“It’s an emotional piece of property for the city, citizens and a lot of people that hate to see it be developed for residential development. I think it’s highly likely the city will be able to put together a deal,” Hyneman said.

But if that doesn’t happen, “we’d be bidding on the property,” he said.

It’s challenging these days for a private golf course to succeed. Owners of the semi-private Stonebridge Golf Course have defaulted on their loan and the Lakeland course is scheduled to be sold to the highest bidder on the courthouse steps next month. Colonial Country Club has closed one of its two courses with plans to redevelop it.

“It’s just hard for a club to make money these days,” Hyneman said. “You’ve got deferred maintenance, you can’t continue to increase the dues and maintain the club.”

Hyneman’s rough calculations for redeveloping the site include estimating the cost for asphalt, curbs and gutters, grading, drainage work, and amenities like walls and a possible pool.

To absorb the costs and make a profit, he said, “you’re looking at million-dollar houses.”

Build out would likely take 10 years, he said. “You’ve got to put forth the time and effort to manage the elevations (exterior appearance of the houses), the streetscape, and maintain. It’s not something you develop, sell the lots and walk away.”

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Lululemon Replacement at Regalia

Memphis Business Journal

By Jacob Steimer

East Memphis’ Regalia Shopping Center has a new 3,000-square-foot tenant.

Zenith Health and Aesthetics recently signed a lease for the Boyle Investment Co.-owned space that was formerly home to Lululemon.

Zenith — owned by Phillip Zeni — will treat varicose veins and multiple other vascular problems, according to a news release. The location is set to open in spring 2019.

Graham Reese and Ben Fant are designing the Zenith space. Boyle broker Jonathan Aur represented his company in the lease.

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Regalia’s “Sip & Shop” Event to Raise Money for Scholarships

Daily Memphian

By Tom Bailey

The “Sip & Shop at Regalia” event will offer guests tastes of foods and beverages from the center’s restaurants and other businesses, as well as live music, sales and door prizes.

The event from 5 to 8 p.m. on Thursday, Oct., 18, is a fund-raiser for the Memphis Opportunity Scholarship Trust. The organization provides need-based scholarships for pre-kindergarten through 12th grade at Memphis-area private schools.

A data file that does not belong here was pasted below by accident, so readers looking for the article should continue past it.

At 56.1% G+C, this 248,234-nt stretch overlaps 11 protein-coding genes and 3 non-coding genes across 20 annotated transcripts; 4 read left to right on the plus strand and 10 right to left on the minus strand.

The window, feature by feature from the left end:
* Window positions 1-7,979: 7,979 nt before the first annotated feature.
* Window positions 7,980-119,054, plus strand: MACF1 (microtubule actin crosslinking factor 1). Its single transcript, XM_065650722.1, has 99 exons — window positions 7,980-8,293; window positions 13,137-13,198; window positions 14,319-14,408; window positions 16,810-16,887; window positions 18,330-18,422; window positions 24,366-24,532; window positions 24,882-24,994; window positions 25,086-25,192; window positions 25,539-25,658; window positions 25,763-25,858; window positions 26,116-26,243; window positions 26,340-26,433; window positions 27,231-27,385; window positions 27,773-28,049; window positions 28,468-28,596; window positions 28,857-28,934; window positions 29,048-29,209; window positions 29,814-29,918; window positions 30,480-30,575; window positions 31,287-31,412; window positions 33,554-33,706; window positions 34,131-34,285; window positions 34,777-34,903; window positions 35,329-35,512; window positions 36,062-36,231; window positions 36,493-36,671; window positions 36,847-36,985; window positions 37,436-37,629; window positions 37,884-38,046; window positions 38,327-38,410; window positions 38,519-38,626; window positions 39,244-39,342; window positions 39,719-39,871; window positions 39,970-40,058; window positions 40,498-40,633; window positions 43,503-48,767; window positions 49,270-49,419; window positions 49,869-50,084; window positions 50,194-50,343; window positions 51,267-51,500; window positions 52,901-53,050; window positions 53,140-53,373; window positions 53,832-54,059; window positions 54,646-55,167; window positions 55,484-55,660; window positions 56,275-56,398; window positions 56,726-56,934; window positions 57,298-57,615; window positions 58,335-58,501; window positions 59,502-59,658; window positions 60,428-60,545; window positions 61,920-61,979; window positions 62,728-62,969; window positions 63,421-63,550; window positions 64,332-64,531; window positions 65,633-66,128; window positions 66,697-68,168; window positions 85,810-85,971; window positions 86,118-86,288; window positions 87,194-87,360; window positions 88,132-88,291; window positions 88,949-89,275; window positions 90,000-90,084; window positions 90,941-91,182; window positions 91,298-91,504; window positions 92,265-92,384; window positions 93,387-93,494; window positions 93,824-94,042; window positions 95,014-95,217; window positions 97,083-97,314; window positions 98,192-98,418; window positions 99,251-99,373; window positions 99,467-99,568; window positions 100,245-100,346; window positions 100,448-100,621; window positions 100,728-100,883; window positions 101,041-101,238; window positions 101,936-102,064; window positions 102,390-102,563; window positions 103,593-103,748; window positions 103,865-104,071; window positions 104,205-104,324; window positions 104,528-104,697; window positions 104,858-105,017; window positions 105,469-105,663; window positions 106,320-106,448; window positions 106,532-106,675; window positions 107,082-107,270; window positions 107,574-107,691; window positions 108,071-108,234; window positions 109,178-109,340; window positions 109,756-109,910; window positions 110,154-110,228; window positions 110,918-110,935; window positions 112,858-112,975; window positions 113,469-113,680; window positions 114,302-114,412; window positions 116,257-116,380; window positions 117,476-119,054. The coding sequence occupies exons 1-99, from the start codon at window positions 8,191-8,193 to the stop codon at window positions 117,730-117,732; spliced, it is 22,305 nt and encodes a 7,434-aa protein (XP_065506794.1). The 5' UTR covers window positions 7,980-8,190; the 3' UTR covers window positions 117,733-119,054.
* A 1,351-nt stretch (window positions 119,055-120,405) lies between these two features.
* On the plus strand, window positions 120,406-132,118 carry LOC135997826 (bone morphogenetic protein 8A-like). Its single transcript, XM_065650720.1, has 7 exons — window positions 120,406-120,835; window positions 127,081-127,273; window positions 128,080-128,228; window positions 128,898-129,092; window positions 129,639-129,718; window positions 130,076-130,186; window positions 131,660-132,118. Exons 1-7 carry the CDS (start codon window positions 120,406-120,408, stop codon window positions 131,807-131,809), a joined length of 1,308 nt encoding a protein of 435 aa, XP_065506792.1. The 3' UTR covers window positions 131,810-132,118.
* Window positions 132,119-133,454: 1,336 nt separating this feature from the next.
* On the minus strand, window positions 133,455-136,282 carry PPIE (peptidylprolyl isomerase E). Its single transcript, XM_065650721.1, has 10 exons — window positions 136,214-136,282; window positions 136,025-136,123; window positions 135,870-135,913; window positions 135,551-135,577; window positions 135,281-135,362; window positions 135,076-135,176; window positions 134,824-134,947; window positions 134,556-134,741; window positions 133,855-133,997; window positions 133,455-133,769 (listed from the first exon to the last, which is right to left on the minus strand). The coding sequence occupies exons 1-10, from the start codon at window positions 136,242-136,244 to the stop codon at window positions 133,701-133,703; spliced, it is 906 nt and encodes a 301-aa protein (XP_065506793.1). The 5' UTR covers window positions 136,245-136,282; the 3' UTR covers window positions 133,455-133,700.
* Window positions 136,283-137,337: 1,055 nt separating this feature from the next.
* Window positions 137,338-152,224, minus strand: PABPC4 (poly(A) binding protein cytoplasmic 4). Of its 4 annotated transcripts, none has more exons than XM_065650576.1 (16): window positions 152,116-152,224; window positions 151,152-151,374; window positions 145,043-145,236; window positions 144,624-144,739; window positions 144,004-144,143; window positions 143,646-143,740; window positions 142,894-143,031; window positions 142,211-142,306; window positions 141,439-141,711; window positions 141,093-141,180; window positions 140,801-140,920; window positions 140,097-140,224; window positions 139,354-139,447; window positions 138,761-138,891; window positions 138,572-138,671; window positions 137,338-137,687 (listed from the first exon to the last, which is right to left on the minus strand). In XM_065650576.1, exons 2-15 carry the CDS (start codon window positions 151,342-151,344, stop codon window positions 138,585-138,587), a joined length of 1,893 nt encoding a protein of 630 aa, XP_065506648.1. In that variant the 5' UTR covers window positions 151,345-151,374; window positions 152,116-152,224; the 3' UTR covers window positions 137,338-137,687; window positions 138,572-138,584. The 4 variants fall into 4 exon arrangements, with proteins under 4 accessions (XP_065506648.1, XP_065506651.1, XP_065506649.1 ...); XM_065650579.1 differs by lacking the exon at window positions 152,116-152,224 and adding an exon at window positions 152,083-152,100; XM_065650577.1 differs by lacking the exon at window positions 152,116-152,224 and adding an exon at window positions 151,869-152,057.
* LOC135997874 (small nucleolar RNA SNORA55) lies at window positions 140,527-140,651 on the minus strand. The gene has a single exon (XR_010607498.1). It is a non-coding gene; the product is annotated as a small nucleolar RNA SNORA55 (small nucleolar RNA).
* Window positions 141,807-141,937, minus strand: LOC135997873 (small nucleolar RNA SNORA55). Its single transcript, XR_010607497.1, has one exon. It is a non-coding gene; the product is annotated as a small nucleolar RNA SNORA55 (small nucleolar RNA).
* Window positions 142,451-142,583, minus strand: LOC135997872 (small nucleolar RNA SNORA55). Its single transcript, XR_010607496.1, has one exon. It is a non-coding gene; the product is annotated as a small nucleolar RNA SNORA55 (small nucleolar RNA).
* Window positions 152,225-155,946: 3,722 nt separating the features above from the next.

Regalia Shopping Center, 6150 Poplar, is at the northeast corner of Poplar and Shady Grove.

Regalia businesses providing food and beverages include Great Wines & Spirits, Owen Brennan’s, Salsa Cocina Mexicana, Ronnie Grisanti’s Italian Restaurant, Paradise Café and Sweet LaLa’s Bakery.

Among the stores participating in the event are Dazzle, Destination Maternity, Eye Spectrum, A Fitting Place, The Find – Designer Home Outlet, Oak Hall, RSVP Stationers/RSVP Baby, Southern Couture and Vineyard Vines by Oak Hall.

Jeremy Shrader Quintet, Slowfire and Memphis University School’s Beg to Differ will provide live music.

Tickets are $20 per person online at sipandshopregalia.eventbrite.com through Wednesday, Oct. 17, or $25 the day of the event purchased either online or at Regalia. Those buying a ticket early will be entered into a drawing for a $100 gift certificate good at Regalia businesses.

Boyle Investment Co. manages and leases Regalia.

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Sweet LaLa’s Bakery to Open a Retail Location in East Memphis

The Commercial Appeal

By Jennifer Chandler

Life is about to get a little sweeter in East Memphis.

Sweet LaLa’s Bakery is opening a retail bakery and café in Regalia Center. The bakery and café will be in the former Lori James spot at 6150 Poplar Ave., Suite 118.

Lauren Young, Sweet LaLa’s founder and owner, decided it was time to add a retail component to her 17-year-old business.

“I started Sweet LaLa’s out of my home kitchen back in 2001,” Young said. In 2014, she formed a partnership with JIFF, a juvenile intervention facility in Downtown Memphis, to expand the business while helping the community. For the past four years Sweet LaLa’s has baked its cookies out of JIFF’s kitchen, employing JIFF students.

Production will move to the new space at the corner of Poplar Avenue and Ridgeway when the new bakery opens.

The retail space at Regalia Center is close to 3,000 square feet and includes an upstairs. The bakery, retail space and café will be on the ground floor.

The bakery will offer her signature cookies, plus other baked goods, soft serve ice cream and light breakfast items. Lisa and Luis Toro of Bending Neon are helping Young develop a coffee menu for the café.

“We will also be featuring local sweets and foods such as Backhouse Foods dessert toppings, Bluff City Toffee and Shotwell Candy Co. caramels,” Young said. These items will be available individually or in specially designed gift boxes.

“Our goal and motto is ‘to make life a little sweeter,’” Young said.

The upstairs space will be used for special events and community gatherings that Young hopes will give customers an “in the kitchen” experience.

“We believe being in the kitchen inspires great relationships and great conversations,” she said.

Peter Warren with Warren Architecture is the architect for the space and Natalie Lieberman of Collect + Curate Studio is the interior designer.

Sweet LaLa’s should open in the beginning of 2019. In the interim, its cookies will still be available in retail shops and restaurants across Memphis as well as by special order at sweetlalas.com.8